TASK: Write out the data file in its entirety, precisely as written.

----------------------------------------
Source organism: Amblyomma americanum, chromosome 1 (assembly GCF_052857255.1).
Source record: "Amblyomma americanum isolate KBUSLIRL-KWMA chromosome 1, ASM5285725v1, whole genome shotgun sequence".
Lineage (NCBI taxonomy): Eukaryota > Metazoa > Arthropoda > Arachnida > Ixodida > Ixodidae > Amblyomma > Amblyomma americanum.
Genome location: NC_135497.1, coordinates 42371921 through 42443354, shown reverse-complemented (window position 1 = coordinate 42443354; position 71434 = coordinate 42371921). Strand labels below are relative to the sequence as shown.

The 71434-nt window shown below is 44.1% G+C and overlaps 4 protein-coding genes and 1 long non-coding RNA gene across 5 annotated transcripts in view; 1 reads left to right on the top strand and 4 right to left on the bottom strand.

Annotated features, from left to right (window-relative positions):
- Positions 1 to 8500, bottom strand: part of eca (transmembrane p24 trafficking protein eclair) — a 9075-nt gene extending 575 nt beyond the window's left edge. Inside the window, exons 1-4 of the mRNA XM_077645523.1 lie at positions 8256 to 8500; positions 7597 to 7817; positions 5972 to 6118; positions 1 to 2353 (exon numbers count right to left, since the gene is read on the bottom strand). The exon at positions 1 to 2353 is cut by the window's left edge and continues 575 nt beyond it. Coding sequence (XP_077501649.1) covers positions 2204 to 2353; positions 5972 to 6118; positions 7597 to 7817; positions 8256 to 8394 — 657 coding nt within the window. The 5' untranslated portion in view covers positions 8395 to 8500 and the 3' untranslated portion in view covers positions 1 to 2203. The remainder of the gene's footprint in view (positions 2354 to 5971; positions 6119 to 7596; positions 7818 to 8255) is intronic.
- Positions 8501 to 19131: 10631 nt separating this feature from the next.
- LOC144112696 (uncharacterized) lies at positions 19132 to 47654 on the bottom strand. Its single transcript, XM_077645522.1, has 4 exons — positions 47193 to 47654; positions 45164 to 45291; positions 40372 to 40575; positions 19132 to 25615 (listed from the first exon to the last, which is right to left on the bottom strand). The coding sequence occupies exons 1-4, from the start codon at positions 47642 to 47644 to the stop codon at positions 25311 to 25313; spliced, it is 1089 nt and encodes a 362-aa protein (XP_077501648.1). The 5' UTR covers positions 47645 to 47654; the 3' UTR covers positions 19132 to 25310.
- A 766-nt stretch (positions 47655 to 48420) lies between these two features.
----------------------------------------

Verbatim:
Source organism: Amblyomma americanum, chromosome 1 (assembly GCF_052857255.1).
Source record: "Amblyomma americanum isolate KBUSLIRL-KWMA chromosome 1, ASM5285725v1, whole genome shotgun sequence".
Lineage (NCBI taxonomy): Eukaryota > Metazoa > Arthropoda > Arachnida > Ixodida > Ixodidae > Amblyomma > Amblyomma americanum.
Genome location: NC_135497.1, coordinates 42371921 through 42443354, shown reverse-complemented (window position 1 = coordinate 42443354; position 71434 = coordinate 42371921). Strand labels below are relative to the sequence as shown.

The 71434-nt window shown below is 44.1% G+C and overlaps 4 protein-coding genes and 1 long non-coding RNA gene across 5 annotated transcripts in view; 1 reads left to right on the top strand and 4 right to left on the bottom strand.

Annotated features, from left to right (window-relative positions):
- Positions 1 to 8500, bottom strand: part of eca (transmembrane p24 trafficking protein eclair) — a 9075-nt gene extending 575 nt beyond the window's left edge. Inside the window, exons 1-4 of the mRNA XM_077645523.1 lie at positions 8256 to 8500; positions 7597 to 7817; positions 5972 to 6118; positions 1 to 2353 (exon numbers count right to left, since the gene is read on the bottom strand). The exon at positions 1 to 2353 is cut by the window's left edge and continues 575 nt beyond it. Coding sequence (XP_077501649.1) covers positions 2204 to 2353; positions 5972 to 6118; positions 7597 to 7817; positions 8256 to 8394 — 657 coding nt within the window. The 5' untranslated portion in view covers positions 8395 to 8500 and the 3' untranslated portion in view covers positions 1 to 2203. The remainder of the gene's footprint in view (positions 2354 to 5971; positions 6119 to 7596; positions 7818 to 8255) is intronic.
- Positions 8501 to 19131: 10631 nt separating this feature from the next.
- LOC144112696 (uncharacterized) lies at positions 19132 to 47654 on the bottom strand. Its single transcript, XM_077645522.1, has 4 exons — positions 47193 to 47654; positions 45164 to 45291; positions 40372 to 40575; positions 19132 to 25615 (listed from the first exon to the last, which is right to left on the bottom strand). The coding sequence occupies exons 1-4, from the start codon at positions 47642 to 47644 to the stop codon at positions 25311 to 25313; spliced, it is 1089 nt and encodes a 362-aa protein (XP_077501648.1). The 5' UTR covers positions 47645 to 47654; the 3' UTR covers positions 19132 to 25310.
- A 766-nt stretch (positions 47655 to 48420) lies between these two features.